Poll: Obama's Ratings on Afghanistan Drop

U.S. President Barack Obama gestures during his news conference at the NATO summit in Strasbourg, France, Saturday, April 4, 2009. Obama heralded "concrete commitments" from NATO allies to help advance America's strategy in Afghanistan on Saturday, calling their agreement to send up to 5,000 more military trainers and police "a strong down payment" toward securing the country. (AP Photo/Pablo Martinez Monsivais) AP Photo/Pablo Martinez Monsivais

The public remains negative about U.S. progress in Afghanistan. As they have for months, most Americans say the war there is going badly, according to a CBS News poll released Tuesday.

Four in 10 now say they want U.S. troop levels in Afghanistan decreased, a percentage which has been rising since the beginning of 2009. In addition, President Obama's approval rating on handling Afghanistan has dropped eight points since April.

Critics of the Obama administration - most notably former Vice President Dick Cheney - have attacked Attorney General Eric Holder's appointment of a special prosecutor to investigate the interrogation techniques of CIA officials during the Bush administration. Half of the American public, however, say the investigation is a good idea.

President Obama and the Afghan War

Less than half (48 percent) of those questioned now say they approve of President Obama's handling of the situation in Afghanistan, down from 56 percent in April. While a majority of Democrats still approve, just 31 percent of Republicans agree.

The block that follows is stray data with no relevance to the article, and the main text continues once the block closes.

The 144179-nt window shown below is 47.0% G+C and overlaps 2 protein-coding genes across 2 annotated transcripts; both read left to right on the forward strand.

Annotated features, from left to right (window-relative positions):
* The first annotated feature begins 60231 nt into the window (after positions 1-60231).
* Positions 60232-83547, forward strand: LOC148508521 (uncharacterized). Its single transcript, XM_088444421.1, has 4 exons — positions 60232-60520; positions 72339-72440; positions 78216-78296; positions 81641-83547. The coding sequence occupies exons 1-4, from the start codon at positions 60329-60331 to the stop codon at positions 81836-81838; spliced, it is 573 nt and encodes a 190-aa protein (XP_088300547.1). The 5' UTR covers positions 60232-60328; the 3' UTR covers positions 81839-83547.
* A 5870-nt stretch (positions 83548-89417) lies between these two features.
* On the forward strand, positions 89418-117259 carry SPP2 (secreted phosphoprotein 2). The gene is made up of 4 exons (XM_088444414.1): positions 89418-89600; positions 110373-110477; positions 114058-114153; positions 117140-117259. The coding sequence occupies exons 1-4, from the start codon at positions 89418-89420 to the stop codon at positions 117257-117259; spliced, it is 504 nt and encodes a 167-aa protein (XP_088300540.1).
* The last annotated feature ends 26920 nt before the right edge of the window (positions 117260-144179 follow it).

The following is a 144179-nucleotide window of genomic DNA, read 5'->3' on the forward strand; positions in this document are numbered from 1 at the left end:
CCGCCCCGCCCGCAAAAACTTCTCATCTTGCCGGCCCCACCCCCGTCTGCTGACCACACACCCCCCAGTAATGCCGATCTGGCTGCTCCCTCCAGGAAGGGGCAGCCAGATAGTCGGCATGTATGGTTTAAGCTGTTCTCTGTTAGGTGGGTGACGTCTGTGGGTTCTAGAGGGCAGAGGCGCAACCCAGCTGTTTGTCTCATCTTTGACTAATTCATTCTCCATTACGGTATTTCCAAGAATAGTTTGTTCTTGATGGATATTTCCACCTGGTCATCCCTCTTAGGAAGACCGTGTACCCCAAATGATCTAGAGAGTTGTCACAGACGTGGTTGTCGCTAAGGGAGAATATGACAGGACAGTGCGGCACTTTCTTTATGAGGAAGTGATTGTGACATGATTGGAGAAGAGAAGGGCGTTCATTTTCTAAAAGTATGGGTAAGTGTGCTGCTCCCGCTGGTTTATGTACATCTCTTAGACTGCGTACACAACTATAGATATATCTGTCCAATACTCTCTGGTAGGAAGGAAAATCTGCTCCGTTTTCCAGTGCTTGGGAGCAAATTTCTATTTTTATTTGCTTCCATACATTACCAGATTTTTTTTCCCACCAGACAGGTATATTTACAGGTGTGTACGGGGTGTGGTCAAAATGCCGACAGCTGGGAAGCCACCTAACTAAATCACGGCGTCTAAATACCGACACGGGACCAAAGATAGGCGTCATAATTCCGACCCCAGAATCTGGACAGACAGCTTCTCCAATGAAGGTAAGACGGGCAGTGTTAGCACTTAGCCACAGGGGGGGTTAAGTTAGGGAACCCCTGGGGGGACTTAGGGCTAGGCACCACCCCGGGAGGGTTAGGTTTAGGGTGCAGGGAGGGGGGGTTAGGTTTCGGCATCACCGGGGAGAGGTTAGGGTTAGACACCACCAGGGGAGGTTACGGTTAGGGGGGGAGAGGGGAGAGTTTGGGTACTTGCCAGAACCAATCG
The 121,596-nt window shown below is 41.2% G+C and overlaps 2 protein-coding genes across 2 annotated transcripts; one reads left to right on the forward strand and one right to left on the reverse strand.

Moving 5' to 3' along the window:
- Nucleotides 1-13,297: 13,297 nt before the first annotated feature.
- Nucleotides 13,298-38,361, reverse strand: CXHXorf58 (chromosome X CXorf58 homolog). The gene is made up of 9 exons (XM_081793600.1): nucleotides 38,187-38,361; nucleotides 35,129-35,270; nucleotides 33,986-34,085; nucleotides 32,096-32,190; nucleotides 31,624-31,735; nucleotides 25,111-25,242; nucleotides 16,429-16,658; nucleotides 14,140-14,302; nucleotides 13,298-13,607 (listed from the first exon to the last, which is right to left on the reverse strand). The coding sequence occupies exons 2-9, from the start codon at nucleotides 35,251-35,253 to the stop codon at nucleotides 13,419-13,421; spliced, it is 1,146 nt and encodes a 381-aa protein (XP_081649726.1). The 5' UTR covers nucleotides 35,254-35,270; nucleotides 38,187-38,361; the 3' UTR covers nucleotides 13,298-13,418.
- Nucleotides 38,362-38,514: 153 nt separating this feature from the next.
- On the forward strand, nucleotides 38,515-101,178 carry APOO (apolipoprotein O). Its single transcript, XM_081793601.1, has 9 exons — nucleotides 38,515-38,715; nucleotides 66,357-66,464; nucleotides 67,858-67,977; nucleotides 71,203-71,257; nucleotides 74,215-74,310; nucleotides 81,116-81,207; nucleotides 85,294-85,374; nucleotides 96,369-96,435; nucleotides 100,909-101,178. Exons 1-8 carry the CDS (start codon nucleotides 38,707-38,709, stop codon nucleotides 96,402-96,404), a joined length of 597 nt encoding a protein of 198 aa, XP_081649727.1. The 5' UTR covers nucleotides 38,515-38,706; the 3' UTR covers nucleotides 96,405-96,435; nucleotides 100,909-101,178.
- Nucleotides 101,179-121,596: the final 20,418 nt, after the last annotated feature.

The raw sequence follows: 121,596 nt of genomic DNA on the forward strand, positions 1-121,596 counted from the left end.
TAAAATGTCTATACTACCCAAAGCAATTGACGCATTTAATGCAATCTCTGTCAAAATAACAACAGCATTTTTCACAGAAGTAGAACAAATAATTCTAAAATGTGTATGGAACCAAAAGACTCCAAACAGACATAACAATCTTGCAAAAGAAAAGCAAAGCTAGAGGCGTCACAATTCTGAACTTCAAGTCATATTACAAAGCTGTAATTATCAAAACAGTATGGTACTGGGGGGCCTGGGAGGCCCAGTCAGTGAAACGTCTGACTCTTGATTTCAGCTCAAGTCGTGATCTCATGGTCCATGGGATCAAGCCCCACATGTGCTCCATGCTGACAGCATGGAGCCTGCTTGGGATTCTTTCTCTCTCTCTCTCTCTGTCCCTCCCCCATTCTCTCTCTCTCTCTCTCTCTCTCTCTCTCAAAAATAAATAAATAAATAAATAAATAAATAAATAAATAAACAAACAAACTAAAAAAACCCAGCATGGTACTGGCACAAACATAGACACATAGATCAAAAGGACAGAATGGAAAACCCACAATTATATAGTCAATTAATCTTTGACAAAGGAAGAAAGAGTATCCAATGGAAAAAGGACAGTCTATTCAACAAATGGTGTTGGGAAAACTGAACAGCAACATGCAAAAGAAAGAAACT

Fifty-two percent of Americans say the war in Afghanistan is going at least somewhat badly for the United States, and just 37 percent say it is going well.

This has changed little over the past few months, though Americans are more positive than they were last December, when 62 percent of those asked said the war was going badly.

Support for increasing U.S. troop levels in Afghanistan is declining, and more Americans would like to see the number of U.S. troops in the country decreased. Forty-one percent say they want American troops to start coming home, up from 33 percent in April and just 24 percent in February. Support for increasing the number of troops dropped from 39 percent in April to just 25 percent now.

The poll results are at odds with what NATO and U.S. commanders on the ground say they need. Military and civilian sources say top U.S. commander Gen. Stanley McChrystal is for the Afghan war later this year.

Appointing a Special Prosecutor

According to the poll results, half of the public believes the Justice Department's appointment of a special prosecutor to investigate interrogation tactics used by the CIA is a good idea. Just 38 percent say it is a bad idea.

Views of this issue divide along party and ideological lines. Democrats and liberals support the appointment, while Republicans and conservatives agree with Former Vice President Cheney and say it was a bad idea.

Political Hotsheet: Cheney vs. The White House

Moderates and independents are more divided, though both groups tend to agree more with the investigation.

PDF: Read the Complete Poll

See Also -- Poll: Two-Thirds Confused by Health Reform


This poll was conducted among a random sample of 1,097 adults nationwide, interviewed by telephone August 27-31, 2009. Phone numbers were dialed from random digit dial samples of both standard land-line and cell phones. The error due to sampling for results based on the entire sample could be plus or minus three percentage points. The error for subgroups is higher.

This poll release conforms to the Standards of Disclosure of the National Council on Public Polls
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